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Greetings, relatives.

A lot of news out there on this Halloween. Thanks for stopping by ICT’s digital platform.

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Millions of dollars are at stake on Nov. 8th when South Dakota voters weigh in on Amendment D, a ballot measure to expand Medicaid.

The big picture is that a “yes” vote for Medicaid expansion in South Dakota would bring millions of new dollars into the state and make healthcare more affordable for everyone. The Center on Budget and Policy Priorities calculates that roughly 42,500 low income people would qualify for health insurance and coverage would start July 23, 2023.

There is another way to gauge what’s at stake for Native people: A Lakota person living in North Dakota who qualifies for Medicaid is likely to get a full range of healthcare services or even referrals to specialists (what the Indian Health Service calls Purchased/Referred Care). That same person, if living in South Dakota, is limited by what’s left in the IHS budget.

Jerilyn Church, Cheyenne River, is the chief executive officer for the Great Plains Tribal Health Board. She says this is still a “huge issue” in South Dakota because there is not enough funding for IHS. But in North Dakota there is another source of money, Medicaid. READ MORE.Mark Trahant, ICT

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Indigenous Chef Jessica Pamonticutt is lighting a fire in Chicago’s culinary arts scene.

A citizen of the Menominee Indian Tribe of Wisconsin, she is serving not only delicious Indigenous food, but she’s also educating the public and breaking down barriers with her pop-up and catering business, Ketapanen Kitchen.

Pamonticutt, which means Walks First in Menominee, is an outlier in the larger scope of the culinary arts world, where only 22 percent of chefs and head cooks are women, and fewer than 1 percent of chefs are Indigenous. In Chicago, she’s a complete outlier.

“Chicago is a cultural mecca,” she told ICT. “You can find Salvadorian cuisine to Ethiopian cuisine. You can find food from every ethnicity under the sun here. The one thing you can’t find? Indigenous foods. And that makes no sense because Chicago is the ancestral home to so many Native nations. READ MORE. Amelia Schafer, Special to ICT

The dinosaurs and Haida totems greet visitors in the lobby of the Field Museum before giving way to the wooden floors and surrounding structure that came from Menominee tribal forests in Wisconsin.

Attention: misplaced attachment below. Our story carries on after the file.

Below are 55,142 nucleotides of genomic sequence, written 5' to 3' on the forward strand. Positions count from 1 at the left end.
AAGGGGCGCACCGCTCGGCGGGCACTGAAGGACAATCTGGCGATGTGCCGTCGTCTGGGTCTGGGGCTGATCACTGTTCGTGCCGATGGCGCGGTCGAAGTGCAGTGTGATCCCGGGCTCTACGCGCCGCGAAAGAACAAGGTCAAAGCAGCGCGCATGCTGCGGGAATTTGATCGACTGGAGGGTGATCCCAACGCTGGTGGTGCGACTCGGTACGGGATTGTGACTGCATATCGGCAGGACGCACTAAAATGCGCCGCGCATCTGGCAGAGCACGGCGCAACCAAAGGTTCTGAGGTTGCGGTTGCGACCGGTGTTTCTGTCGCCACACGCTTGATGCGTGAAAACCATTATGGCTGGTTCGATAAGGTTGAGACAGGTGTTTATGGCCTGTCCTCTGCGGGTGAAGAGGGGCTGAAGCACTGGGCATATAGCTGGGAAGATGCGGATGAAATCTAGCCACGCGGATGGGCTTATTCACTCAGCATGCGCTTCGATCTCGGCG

Then, just a few steps inside the entrance to the permanent exhibition, “Native Truths: Our Voices, Our Stories,” is a land acknowledgement listing the 15 tribes that called the area home before many were forced from the area.

“You are on Native land,” a wall-sized greeting reminds visitors.

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For Debra Yepa-Pappan, Jemez Pueblo and Korean, who works as the museum’s Native community engagement coordinator, “Native Truths” is not an exhibition about Native people. READ MORE. Dan Ninham, Special to ICT

On a cold January morning, the hoarse voices of migrating swans echo out over a lake near Cathlapotle, a former Chinookan trading village on Washington’s Lower Columbia River. Farther along a paved pathway, through a dense bank of fog, is a warmer sound: the drumming and singing that accompanies the winter gathering, where members of the Chinook Indian Nation warm their cedar plankhouse and share winter ikanum, the stories they have passed down through countless generations.

Today’s winter gathering takes place in a plankhouse built in 2005. The village itself is across the floodplain, detectable only via excavation. The site is guarded by thick stands of stinging nettles and a pair of eagles that live in the cottonwoods high overhead. Lewis and Clark recorded about 900 people living here in 14 plankhouses built just like this one. That was the number of Cathlapotle residents who had survived earlier smallpox epidemics spread by European traders, according to Chinook Vice Chairman Sam Robinson.

Editor’s note: This story is part of a series that illuminates the historical context of tribal law in the Pacific Northwest and examines cases where tribes and tribal members have used federal courts to expand their rights under federal law. READ MORE. — Underscore News

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On the Monday edition of the ICT Newscast, Nicole Mann is making history 20 miles away from planet Earth. Fishing rights in Alaska, and news from the Northwest through ICT’s Underscore partnership.

Watch: 

A Cherokee Nation citizen with more than 20 years experience in the film and music industry has been tapped to head the tribe’s film office and handle the multimillion-dollar program offering incentives for productions.

Tava Maloy Sofsky will head the Cherokee Nation Film Office and will also serve as the tribe’s film commissioner, overseeing initiatives that include the Cherokee Film Incentive, which pays up to $1 million annually for production expenses incurred within the boundaries of the Cherokee Nation.

“There is no individual more passionate about and more experienced in growing this industry here in Oklahoma,” Jennifer Loren, director of the Cherokee Nation Film and Original Content, told ICT. READ MORE. Sandra Hale Schulman, Special to ICT

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We want your tips, but we also want your feedback. What should we be covering that we’re not? What are we getting wrong? Please let us know. dalton@ictnews.org.

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